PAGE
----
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okiedawn1

January 2020, Week 5

In what can only be considered good news, we have arrived at the last week of January. Hooray! May this long, gray, cloudy, misty, foggy, rainy, icy, snowy and cold month hurry up and get on out of here so we can move on to a new month with, hopefully, more sunny weather, more work in the garden, and the start of the planting season.


Many trees sure are forming visible buds here now and I fear they are going to be blooming too early. This is not an issue for most types of trees, but is a huge issue for fruit trees, and one of the reasons that growing tree fruit is so iffy in our state. Even when you choose varieties with the proper number of chilling hours, you often lose your blossoms and/or young fruit to "late" freezing weather, which isn't necessarily late at all....it just is late in relation to trees that lost their minds (not their fault) and bloomed too early because of erratic winter temperatures. Most years it is the pecan trees that remain the sane, logical old wise plants of the forest, rarely succumbing to the urge to bloom too early, so I tend to watch our native pecan trees carefully to see if they are starting up early. So far, they are not.


I also look at the ground everywhere and see a sea of green, which right now consists of cool-season grasses like poa annua and many broadleaf 'weeds' that aren't all weeds and which are, in fact, wildflowers. There are many, many more of them up, green and growing well this year in our front wildflower meadow than usual due to the warm winter and elsewhere on our property you see it as well....a virtual thick carpet of green that is visible even in our other pastures that still have dry, dormant prairie grasses 3-5' tall because we haven't mowed those pastures yet. We like to leave those standing grasses and forbs for the wildlife all winter. We did mow down the front wildflower meadow in the fall so I could broadcast sow wildflower seeds in it....similar to the way you overseed a lawn with winter rye grass...I overseeded our front wildflower meadow with more wildflower seeds. Usually in the unmowed pastures you don't even notice the small green plants sprouting at the ground in winter and early spring because they are sort of hidden by taller, dormant plants. This year, though, you cannot miss them because everything is so green already. We have had dandelions blooming (and going to seed) since late December. That's not exactly normal every year, but it happens some years. It is important to note that the plants that sprout this early are adapted to erratic weather and generally are not damaged badly by cold, not even by snow, while they still are very small and growing down low to the ground. Does this huge, early green-up mean an early spring is happening? Probably. What it really means is that our winter weather has not consistently stayed cold enough to keep these plants from sprouting, but that sort of warm winter in and of itself often is followed by a warm March, which I guess we could consider an early Spring. I want to caution everyone though that Oklahoma weather is very unpredictable and remind y'all that we have had, in some previous years, nice warm weather in February and March followed by snow and sleet in April, so if you decide to get busy planting early this year, do not plant more than you are willing to cover up and protect.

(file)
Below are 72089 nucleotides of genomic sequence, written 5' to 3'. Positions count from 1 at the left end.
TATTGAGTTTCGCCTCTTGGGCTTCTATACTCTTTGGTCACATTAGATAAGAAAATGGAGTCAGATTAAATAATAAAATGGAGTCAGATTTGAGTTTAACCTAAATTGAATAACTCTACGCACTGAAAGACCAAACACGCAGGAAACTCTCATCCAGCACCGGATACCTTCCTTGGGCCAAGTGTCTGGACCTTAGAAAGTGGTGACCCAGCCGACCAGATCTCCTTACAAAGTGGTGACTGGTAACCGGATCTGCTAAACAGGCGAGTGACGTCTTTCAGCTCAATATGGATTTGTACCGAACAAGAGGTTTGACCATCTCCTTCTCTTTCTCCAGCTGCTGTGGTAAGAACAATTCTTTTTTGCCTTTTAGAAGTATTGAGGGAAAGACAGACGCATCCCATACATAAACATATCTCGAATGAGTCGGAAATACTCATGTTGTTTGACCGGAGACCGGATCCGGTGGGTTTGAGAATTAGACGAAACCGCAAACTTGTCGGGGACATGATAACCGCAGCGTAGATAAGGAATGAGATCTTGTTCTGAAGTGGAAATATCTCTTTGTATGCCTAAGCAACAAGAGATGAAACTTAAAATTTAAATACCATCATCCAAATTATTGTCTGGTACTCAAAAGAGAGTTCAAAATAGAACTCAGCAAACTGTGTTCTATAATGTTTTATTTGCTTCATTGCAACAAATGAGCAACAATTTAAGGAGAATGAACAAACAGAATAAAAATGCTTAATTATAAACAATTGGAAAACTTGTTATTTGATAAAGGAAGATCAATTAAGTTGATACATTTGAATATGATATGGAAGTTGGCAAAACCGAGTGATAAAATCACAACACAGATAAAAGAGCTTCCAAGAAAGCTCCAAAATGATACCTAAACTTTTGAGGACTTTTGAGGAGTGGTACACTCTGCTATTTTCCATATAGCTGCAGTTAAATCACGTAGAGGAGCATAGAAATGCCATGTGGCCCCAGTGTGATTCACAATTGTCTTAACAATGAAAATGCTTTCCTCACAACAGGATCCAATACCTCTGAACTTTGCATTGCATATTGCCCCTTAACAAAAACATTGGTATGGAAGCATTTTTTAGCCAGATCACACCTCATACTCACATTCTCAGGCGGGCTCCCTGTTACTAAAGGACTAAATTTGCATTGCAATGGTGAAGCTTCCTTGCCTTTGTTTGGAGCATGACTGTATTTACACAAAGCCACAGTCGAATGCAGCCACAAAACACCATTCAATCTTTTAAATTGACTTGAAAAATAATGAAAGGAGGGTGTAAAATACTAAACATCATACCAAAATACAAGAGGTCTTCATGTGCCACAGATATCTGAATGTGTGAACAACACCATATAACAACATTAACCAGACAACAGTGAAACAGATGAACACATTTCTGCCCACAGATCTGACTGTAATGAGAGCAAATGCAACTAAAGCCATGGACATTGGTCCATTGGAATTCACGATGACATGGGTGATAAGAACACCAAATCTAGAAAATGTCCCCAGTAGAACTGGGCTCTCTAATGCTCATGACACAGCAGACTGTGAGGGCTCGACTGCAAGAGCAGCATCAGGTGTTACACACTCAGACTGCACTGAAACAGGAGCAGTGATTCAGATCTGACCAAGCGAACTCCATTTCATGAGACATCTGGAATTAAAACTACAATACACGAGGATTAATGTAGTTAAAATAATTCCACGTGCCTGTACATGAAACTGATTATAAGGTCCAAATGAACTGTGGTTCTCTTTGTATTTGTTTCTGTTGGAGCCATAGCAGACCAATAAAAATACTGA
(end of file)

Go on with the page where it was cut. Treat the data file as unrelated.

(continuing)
Late January and early February are a great time to finish pruning chores. You can be doing corrective pruning where limbs, for example, need to be completely removed for various reasons, but also can be doing your regular annual pruning...perhaps shearing back evergreen shrubs a bit to reshape them, pruning fruit trees to maintain their proper bowl-like shape that will facilitate easier harvesting & also removing water sprouts, freeze-damaged tissue, and any dead or damaged branches. Please DO NOT commit crape murder. Also, be judicious with your pruning if you are pruning summer-blooming shrubs because too much pruning can results in less flowering if you are pruning plants that bloom on old wood. With spring-flowering shrubs, you wait for them to bloom this year and then you prune after they've finished blooming. If anyone here grows grapes, please be sure to prune them properly. Proper pruning of grapes mean that you will remove around 80% of the vines. You do this for a very specific reason---grape plants allowed to grow too rampantly have major disease issues caused by poor air flow, so heavy spring pruning is required to control their growth and ensure you get a quality crop of grapes. Down here in southern OK we prune rose bushes in late January and in February. I am not sure of the timing for those of you further north, but wanted to mention that the appropriate time to prune is approaching, even if it is not quite here yet for those of your further north than I am. When you are doing your winter pruning, watch out for signs of scale insects on trees and shrubs. If you want to spray those plants with a preventive horticultural oil (often referred to as dormant oil because it only is used when plants are dormant), now is the time to do that is well.